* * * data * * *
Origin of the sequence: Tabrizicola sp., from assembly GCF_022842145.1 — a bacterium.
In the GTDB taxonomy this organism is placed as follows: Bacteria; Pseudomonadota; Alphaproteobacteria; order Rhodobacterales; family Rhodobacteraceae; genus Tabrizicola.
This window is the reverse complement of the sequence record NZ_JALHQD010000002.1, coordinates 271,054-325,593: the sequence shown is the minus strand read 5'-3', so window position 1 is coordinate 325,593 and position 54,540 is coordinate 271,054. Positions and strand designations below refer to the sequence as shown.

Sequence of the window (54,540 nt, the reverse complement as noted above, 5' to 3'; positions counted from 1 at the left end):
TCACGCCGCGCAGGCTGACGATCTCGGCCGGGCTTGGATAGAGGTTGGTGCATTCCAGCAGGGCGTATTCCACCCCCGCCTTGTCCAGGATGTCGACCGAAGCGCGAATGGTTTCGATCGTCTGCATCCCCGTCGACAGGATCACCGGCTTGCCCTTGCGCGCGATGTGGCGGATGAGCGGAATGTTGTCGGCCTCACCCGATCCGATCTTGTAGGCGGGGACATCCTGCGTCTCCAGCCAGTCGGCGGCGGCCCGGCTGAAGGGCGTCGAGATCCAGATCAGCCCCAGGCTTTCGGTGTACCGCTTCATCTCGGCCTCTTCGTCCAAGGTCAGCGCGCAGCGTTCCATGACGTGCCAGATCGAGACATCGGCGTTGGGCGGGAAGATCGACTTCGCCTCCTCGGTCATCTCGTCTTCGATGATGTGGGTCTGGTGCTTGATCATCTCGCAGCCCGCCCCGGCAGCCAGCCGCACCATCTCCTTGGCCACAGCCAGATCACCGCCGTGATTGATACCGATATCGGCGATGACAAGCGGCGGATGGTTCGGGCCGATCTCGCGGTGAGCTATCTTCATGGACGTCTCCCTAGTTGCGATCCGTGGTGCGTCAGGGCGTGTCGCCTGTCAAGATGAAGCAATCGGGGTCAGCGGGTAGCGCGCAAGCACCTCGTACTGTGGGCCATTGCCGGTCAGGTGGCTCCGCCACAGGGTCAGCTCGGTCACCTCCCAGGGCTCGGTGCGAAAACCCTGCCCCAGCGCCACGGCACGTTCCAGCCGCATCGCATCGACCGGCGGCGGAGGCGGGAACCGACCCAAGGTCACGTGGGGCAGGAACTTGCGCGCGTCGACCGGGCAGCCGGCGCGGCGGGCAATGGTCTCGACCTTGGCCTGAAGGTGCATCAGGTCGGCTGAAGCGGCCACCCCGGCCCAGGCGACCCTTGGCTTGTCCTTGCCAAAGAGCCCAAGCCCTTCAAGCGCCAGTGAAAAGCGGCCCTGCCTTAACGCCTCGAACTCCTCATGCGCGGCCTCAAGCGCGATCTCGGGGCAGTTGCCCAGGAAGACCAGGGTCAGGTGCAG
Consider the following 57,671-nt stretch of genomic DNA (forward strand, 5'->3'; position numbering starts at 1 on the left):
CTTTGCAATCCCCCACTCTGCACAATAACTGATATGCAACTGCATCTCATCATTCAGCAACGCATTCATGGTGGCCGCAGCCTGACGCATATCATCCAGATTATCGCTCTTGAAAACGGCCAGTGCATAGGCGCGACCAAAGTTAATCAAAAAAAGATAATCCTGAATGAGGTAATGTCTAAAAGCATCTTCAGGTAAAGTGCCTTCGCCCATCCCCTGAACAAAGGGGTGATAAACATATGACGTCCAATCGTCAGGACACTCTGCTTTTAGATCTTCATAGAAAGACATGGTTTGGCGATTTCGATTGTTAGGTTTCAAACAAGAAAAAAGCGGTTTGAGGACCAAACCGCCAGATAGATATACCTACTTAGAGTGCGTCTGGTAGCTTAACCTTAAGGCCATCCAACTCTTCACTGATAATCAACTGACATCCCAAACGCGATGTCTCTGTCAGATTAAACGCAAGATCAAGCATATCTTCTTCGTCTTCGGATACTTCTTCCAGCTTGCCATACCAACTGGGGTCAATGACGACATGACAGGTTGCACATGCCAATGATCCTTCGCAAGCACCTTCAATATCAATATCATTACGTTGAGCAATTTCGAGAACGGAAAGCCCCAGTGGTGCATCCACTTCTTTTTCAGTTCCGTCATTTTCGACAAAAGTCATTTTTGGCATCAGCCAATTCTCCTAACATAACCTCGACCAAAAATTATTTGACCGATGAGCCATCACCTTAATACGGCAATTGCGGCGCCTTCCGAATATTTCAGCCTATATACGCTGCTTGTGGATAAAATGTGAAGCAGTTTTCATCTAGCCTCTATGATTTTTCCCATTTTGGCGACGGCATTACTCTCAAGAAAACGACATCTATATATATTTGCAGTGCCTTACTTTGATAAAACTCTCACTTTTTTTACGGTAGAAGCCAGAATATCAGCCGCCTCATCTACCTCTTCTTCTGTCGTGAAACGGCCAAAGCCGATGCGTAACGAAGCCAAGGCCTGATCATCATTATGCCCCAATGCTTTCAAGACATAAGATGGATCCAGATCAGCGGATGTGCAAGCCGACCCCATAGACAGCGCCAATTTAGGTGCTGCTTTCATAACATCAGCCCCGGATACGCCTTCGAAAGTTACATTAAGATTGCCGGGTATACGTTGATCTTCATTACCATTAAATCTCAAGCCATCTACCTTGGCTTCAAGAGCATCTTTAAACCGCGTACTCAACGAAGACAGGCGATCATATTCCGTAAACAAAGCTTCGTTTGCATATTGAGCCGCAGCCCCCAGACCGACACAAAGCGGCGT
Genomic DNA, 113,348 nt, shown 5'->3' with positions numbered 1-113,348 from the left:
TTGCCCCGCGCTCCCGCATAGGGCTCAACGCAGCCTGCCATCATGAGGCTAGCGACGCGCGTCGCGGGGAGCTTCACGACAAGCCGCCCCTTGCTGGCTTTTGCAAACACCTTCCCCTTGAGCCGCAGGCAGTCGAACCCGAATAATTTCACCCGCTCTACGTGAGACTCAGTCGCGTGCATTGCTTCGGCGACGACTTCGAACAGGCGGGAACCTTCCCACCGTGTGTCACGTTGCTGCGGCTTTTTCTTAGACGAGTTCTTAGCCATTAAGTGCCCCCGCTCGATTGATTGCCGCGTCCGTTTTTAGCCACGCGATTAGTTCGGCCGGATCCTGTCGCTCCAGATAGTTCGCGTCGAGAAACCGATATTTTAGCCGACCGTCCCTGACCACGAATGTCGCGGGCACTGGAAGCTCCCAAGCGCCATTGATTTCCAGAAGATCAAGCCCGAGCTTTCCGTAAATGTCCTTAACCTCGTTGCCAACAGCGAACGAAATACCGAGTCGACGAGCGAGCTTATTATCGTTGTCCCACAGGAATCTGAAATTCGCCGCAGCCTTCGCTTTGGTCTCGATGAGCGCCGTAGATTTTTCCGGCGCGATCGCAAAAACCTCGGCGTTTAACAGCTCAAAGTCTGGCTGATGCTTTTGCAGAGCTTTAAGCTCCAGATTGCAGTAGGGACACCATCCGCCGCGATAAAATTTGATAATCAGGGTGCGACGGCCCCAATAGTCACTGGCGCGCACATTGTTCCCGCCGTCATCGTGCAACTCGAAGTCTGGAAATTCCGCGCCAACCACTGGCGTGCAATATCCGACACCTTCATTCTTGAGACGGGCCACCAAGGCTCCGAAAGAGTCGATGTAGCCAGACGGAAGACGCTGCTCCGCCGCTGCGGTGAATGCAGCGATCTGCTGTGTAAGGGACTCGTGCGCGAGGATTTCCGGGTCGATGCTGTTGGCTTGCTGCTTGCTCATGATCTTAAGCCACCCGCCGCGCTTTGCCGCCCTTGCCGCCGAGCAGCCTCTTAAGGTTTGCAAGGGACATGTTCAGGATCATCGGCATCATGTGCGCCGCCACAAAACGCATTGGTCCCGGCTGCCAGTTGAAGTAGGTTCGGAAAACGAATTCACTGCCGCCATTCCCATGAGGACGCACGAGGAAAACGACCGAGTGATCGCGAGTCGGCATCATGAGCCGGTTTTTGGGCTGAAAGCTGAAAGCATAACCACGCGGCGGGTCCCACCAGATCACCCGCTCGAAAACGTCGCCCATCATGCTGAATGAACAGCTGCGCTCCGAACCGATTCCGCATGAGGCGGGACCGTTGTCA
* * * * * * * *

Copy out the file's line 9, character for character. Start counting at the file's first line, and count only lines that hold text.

TTGCCCCGCGCTCCCGCATAGGGCTCAACGCAGCCTGCCATCATGAGGCTAGCGACGCGCGTCGCGGGGAGCTTCACGACAAGCCGCCCCTTGCTGGCTTTTGCAAACACCTTCCCCTTGAGCCGCAGGCAGTCGAACCCGAATAATTTCACCCGCTCTACGTGAGACTCAGTCGCGTGCATTGCTTCGGCGACGACTTCGAACAGGCGGGAACCTTCCCACCGTGTGTCACGTTGCTGCGGCTTTTTCTTAGACGAGTTCTTAGCCATTAAGTGCCCCCGCTCGATTGATTGCCGCGTCCGTTTTTAGCCACGCGATTAGTTCGGCCGGATCCTGTCGCTCCAGATAGTTCGCGTCGAGAAACCGATATTTTAGCCGACCGTCCCTGACCACGAATGTCGCGGGCACTGGAAGCTCCCAAGCGCCATTGATTTCCAGAAGATCAAGCCCGAGCTTTCCGTAAATGTCCTTAACCTCGTTGCCAACAGCGAACGAAATACCGAGTCGACGAGCGAGCTTATTATCGTTGTCCCACAGGAATCTGAAATTCGCCGCAGCCTTCGCTTTGGTCTCGATGAGCGCCGTAGATTTTTCCGGCGCGATCGCAAAAACCTCGGCGTTTAACAGCTCAAAGTCTGGCTGATGCTTTTGCAGAGCTTTAAGCTCCAGATTGCAGTAGGGACACCATCCGCCGCGATAAAATTTGATAATCAGGGTGCGACGGCCCCAATAGTCACTGGCGCGCACATTGTTCCCGCCGTCATCGTGCAACTCGAAGTCTGGAAATTCCGCGCCAACCACTGGCGTGCAATATCCGACACCTTCATTCTTGAGACGGGCCACCAAGGCTCCGAAAGAGTCGATGTAGCCAGACGGAAGACGCTGCTCCGCCGCTGCGGTGAATGCAGCGATCTGCTGTGTAAGGGACTCGTGCGCGAGGATTTCCGGGTCGATGCTGTTGGCTTGCTGCTTGCTCATGATCTTAAGCCACCCGCCGCGCTTTGCCGCCCTTGCCGCCGAGCAGCCTCTTAAGGTTTGCAAGGGACATGTTCAGGATCATCGGCATCATGTGCGCCGCCACAAAACGCATTGGTCCCGGCTGCCAGTTGAAGTAGGTTCGGAAAACGAATTCACTGCCGCCATTCCCATGAGGACGCACGAGGAAAACGACCGAGTGATCGCGAGTCGGCATCATGAGCCGGTTTTTGGGCTGAAAGCTGAAAGCATAACCACGCGGCGGGTCCCACCAGATCACCCGCTCGAAAACGTCGCCCATCATGCTGAATGAACAGCTGCGCTCCGAACCGATTCCGCATGAGGCGGGACCGTTGTCA